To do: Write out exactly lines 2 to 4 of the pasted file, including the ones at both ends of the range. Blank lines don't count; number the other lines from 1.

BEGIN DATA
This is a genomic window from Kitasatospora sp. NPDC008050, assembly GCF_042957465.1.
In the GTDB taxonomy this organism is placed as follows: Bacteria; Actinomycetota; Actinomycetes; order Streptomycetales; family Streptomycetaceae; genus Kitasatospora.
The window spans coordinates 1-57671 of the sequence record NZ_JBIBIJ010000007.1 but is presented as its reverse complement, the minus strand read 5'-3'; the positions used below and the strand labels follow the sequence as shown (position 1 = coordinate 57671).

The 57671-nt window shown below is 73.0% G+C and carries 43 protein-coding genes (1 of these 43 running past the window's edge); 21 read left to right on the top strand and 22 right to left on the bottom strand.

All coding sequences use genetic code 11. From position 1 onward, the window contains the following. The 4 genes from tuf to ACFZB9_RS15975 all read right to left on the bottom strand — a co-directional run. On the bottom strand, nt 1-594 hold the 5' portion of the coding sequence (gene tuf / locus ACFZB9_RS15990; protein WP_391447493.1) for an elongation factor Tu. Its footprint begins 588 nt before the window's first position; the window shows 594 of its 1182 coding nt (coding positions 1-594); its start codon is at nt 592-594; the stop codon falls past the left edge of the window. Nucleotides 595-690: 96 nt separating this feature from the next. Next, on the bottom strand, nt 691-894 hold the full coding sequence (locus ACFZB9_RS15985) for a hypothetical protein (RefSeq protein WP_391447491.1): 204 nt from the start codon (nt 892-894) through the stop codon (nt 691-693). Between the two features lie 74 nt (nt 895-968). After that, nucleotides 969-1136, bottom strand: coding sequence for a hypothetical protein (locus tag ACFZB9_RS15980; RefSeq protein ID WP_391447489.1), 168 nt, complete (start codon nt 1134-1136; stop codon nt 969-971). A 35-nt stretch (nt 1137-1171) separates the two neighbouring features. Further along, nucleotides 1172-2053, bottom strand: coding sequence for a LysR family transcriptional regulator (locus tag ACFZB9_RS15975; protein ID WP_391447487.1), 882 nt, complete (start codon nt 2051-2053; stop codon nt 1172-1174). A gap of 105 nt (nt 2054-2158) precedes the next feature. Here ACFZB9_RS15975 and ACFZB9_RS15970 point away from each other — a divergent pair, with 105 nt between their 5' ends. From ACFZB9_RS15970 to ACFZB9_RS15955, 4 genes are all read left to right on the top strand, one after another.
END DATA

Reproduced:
In the GTDB taxonomy this organism is placed as follows: Bacteria; Actinomycetota; Actinomycetes; order Streptomycetales; family Streptomycetaceae; genus Kitasatospora.
The window spans coordinates 1-57671 of the sequence record NZ_JBIBIJ010000007.1 but is presented as its reverse complement, the minus strand read 5'-3'; the positions used below and the strand labels follow the sequence as shown (position 1 = coordinate 57671).

The 57671-nt window shown below is 73.0% G+C and carries 43 protein-coding genes (1 of these 43 running past the window's edge); 21 read left to right on the top strand and 22 right to left on the bottom strand.